TG: Jessica Alice, the daughter of one of my cousins, is a professional singer-songwriter and is currently bloodying her knuckles, knocking at the tradesman's entrance into the music business. I've seen Jessica Alice perform twice in London recently. The first time to a modest audience in the Alley Cat Club, Denmark Street, the second time in the Floripa Club, Shoreditch, where the audience consisted of my cousin, the other musicians due to perform that evening and the bar staff. Both times she was the consummate professional, hiding any disappointment behind her smile and drowning it with her beautiful voice. How? Because she is pursuing The Dream.

All artists are driven by their dreams. I know I am. We have to be. There are plenty of people who will tell us to give up. Someone once told me to visualise the finished product when you set out on a project because this helps you to focus and keep going. I remember visualising Axe as a finished and published book. Well, it may have taken twenty years but that particular dream came true. So, another paraphrase: 'Dreamer, I'm nothing but a dreamer.' (Supertramp were also at Reading 1975 by the way).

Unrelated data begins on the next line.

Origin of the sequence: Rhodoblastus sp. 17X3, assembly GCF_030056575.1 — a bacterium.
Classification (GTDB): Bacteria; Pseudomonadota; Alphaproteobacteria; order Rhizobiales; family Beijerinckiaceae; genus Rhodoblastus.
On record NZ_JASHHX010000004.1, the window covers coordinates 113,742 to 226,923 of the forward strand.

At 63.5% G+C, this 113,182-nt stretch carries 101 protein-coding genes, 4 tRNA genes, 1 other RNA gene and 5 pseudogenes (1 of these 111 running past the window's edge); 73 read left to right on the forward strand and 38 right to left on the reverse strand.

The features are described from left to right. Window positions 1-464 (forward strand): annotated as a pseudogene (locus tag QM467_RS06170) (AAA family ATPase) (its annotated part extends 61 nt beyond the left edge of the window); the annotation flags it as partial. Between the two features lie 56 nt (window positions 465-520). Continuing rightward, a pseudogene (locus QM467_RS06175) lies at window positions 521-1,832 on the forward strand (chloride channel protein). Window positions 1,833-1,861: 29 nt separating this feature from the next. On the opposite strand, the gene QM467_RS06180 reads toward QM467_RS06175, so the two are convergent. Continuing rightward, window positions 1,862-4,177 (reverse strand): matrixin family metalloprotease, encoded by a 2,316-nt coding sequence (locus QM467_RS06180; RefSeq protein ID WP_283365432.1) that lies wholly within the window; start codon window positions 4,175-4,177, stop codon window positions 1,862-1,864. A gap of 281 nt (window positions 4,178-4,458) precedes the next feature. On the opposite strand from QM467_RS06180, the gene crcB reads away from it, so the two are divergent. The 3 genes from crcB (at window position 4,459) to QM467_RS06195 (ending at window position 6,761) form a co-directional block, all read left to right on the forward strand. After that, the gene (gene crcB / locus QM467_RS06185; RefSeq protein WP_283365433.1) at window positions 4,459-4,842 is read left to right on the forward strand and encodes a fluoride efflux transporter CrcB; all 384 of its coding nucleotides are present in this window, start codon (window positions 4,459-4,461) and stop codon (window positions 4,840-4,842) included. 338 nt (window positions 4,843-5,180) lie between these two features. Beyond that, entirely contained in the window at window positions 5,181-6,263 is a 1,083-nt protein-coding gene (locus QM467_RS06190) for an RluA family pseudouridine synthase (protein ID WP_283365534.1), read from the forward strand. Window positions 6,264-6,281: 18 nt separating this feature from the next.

But yes, dreams can, and do, turn sour. On a personal level, I think, Axe is my way of admitting that I may have to modify my dreams of giving that Pulitzer Prize acceptance speech. Expectation must be managed.

The point at which we realise that the dream simply isn't going to come true in any shape or form is a bitter blow indeed. It does happen, but then it really is a nightmare. In Steve Turner I've tried to explore that particular darkness, what it would be like when the awful realisation hits home, and how far might we go in pursuit of that fading dream. For me that's a greater horror than any monster with fangs and claws. A final musical paraphrase, then from those Aston lads I love so much: dreams can turn to nightmares, heaven can turn to hell.

PT: What made you decide to tell the story "backwards" in Soul Masque? What do you feel was gained by this approach?

TG: The version published by the magnificent Spectral Press is relatively conventional in structure! The original version, written for the Gary Fry and Gary McMahon Paging Mr. Hitchcock anthology was much more non-linear. The reason was that it was based on the time dynamic used in Tarantino's Pulp Fiction. Sadly, and for genuine reasons, the anthology never came to fruition and the story languished in My Documents for several years.